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© Nanabozho (Gichi Wabush)
This page updated October 5, 2003


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Shiho (Dharma Transmission) bis.


Last month, I told about the Dharma Transmission I had received from Master Gudo Nishijima.

Receiving said Dharma Transmission at the same moment than me, there was the leader of the zen dojo of Villeurbanne, a suburb of Lyons. The man was having a hard time, being subjected to an intense psychological harassment by the chief of the Lyons zen dojo so that he would stop trying to organize that new dojo (a "commercial" attitude, of someone who'd fear competition?), and he had wanted to combine a (dreamed trip to Japan along with practice. Confronted to his sincerity, and to his dedication, Master Nishijima offered him to give him his Dharma Transmission. (Let's remember, so that things are clear, that neither him nor I had asked for that Dharma Transmission, which is of the exclusive competence and judgment of Master Nishijima).

It is therefore during the very same ceremony that he and I received that Transmission, which made us the eighty-first generation descendents of the Buddha. And makes us "Twin Dharma brothers". Indeed, in a perspective which is a heritage from the Chinese, through Transmission, one enters the great family of the Patriarchs, one becomes the "sons" of the transmitting Master, the "brothers" of the others to whom this Master transmistted, the "nephews"to those who had received their Transmission from the same "ancestor" than the Master, and so on.

Here we are, then, the "nephews" of at least two renowned French teachers in this field...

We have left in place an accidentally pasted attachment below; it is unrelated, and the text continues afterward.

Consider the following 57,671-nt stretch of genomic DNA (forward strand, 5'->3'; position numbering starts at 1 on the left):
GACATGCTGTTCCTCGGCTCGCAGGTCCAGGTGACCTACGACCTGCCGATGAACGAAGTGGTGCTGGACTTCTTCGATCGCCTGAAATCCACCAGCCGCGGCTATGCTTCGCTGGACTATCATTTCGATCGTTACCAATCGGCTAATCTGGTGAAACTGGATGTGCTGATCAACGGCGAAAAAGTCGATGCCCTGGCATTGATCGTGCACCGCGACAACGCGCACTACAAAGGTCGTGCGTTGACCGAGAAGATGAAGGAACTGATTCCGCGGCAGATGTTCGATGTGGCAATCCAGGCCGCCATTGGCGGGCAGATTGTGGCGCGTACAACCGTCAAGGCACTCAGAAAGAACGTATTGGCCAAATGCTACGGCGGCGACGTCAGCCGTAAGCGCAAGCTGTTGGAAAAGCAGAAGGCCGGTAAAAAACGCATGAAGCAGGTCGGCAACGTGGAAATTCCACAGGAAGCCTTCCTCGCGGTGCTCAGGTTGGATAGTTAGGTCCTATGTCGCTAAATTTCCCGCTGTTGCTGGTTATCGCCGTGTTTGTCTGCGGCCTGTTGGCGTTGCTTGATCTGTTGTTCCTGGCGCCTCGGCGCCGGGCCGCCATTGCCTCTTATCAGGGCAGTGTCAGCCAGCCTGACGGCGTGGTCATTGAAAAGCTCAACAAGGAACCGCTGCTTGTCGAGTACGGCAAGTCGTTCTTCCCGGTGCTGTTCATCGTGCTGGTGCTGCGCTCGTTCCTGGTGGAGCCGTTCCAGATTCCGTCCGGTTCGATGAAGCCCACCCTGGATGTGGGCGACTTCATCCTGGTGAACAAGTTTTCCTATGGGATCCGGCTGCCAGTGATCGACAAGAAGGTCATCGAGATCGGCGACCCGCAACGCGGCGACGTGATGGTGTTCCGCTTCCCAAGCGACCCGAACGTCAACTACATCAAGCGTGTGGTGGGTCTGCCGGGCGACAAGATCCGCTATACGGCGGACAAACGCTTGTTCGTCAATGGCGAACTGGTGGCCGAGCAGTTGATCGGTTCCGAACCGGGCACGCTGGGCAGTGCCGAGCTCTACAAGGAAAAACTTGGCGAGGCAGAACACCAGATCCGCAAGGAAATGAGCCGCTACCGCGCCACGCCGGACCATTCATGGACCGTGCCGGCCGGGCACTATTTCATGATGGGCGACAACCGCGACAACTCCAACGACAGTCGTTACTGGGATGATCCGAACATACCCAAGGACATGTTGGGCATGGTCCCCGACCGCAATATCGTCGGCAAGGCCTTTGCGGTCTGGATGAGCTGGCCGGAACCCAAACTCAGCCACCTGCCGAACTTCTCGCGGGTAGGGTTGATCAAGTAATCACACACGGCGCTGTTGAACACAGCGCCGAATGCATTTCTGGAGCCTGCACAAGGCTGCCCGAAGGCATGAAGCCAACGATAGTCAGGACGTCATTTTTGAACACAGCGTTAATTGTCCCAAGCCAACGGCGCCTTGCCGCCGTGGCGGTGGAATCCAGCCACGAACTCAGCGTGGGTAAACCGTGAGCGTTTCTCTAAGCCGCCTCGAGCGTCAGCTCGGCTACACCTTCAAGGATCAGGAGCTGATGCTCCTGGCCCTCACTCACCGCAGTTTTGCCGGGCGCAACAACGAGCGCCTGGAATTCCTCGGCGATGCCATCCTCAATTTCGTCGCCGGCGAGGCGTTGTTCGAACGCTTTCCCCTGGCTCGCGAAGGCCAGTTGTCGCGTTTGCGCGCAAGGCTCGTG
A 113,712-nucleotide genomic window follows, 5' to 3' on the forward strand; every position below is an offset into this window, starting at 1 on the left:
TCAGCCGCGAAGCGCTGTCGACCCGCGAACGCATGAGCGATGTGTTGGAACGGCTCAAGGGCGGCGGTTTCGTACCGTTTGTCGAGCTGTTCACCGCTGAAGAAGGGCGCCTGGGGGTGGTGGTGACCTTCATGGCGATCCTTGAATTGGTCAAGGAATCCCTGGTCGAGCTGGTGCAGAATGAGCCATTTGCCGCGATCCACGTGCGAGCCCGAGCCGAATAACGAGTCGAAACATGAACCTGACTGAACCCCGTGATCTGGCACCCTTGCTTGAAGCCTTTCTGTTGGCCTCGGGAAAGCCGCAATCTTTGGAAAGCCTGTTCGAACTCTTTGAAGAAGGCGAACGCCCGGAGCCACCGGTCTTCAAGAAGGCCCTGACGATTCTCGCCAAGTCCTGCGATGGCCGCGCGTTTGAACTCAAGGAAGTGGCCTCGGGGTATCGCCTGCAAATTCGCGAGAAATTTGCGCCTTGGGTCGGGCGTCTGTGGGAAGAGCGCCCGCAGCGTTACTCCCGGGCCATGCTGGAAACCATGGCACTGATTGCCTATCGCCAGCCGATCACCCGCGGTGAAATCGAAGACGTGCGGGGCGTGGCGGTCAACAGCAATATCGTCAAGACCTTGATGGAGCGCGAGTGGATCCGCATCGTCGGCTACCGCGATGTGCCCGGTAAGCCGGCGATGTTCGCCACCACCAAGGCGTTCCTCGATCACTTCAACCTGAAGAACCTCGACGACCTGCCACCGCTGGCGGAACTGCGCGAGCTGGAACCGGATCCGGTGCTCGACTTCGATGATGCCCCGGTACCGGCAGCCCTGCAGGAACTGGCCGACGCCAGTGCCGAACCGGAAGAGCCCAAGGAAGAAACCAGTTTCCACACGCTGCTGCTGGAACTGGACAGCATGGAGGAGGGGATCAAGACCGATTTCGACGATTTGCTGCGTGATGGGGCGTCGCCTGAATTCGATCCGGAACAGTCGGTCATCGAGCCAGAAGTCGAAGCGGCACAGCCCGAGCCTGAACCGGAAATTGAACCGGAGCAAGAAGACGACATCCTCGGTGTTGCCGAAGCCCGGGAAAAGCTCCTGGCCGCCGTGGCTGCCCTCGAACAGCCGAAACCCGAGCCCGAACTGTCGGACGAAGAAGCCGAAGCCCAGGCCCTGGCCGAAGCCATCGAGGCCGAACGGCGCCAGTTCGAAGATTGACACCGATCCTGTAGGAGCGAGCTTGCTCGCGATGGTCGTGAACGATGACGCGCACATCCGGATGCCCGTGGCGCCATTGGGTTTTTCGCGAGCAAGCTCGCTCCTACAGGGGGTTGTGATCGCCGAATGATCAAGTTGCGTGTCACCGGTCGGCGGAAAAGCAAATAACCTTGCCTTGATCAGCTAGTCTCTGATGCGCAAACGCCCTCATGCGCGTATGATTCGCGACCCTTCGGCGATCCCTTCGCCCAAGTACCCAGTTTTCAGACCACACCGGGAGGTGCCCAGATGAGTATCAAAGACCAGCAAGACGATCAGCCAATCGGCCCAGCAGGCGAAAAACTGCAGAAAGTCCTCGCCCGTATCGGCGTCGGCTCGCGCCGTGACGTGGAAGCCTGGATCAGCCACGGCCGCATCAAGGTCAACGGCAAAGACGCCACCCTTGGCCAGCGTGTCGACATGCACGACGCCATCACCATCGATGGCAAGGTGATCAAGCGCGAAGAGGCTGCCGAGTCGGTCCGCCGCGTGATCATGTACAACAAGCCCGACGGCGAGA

The other day, when I let the members of a Buddhist mailing-list that I had received that Transmission, I received some comments, which went on saying that one who'd claim to teach without being a perfectly realized being would be like a one-eyed man who'd offer to guide blind persons. Some other comments asserted that we were depreciating the Transmission. It seemed to me that both these elements deserved a reply. Let's first mention that the first type of comment came from "tibetan" circles, and that the second came from "zen" circles.

As for the first objection, I had the very neat impression that what shocked my "tibetan" contenders was that I should assert being fallible, human and that I should still have some way to go. The model being indeed that of the perfectly realized teacher, the teacher to whom one could abandon oneself with closed eyes that he take us to the other shore. Now, when you read the Pali Canon, I'm forced to observe that the Buddha sometimes take decisions that contend his close relations, and that the latter, with the right argumentation, succeed into having the Blessed One change his opinion. I also have to observe that a good number of Eastern Buddhist practicioners, Tibetan included, denounce the excess of veneration which gets any lama in the West, this being slightly less the case in their countries (I once heard someone make a comparison with our good old country parrochial priests who had the benefit of some respect for their function, indeed, but no more unless they really deserved it. But the excess of zeal of the newly converts may bring any man normally constituted to go wrong. This is implicitly what brought someone like Dagpo Rimpoche to put his vows aside rather than risk failing them and sully his ethics. Not everyone has done as much.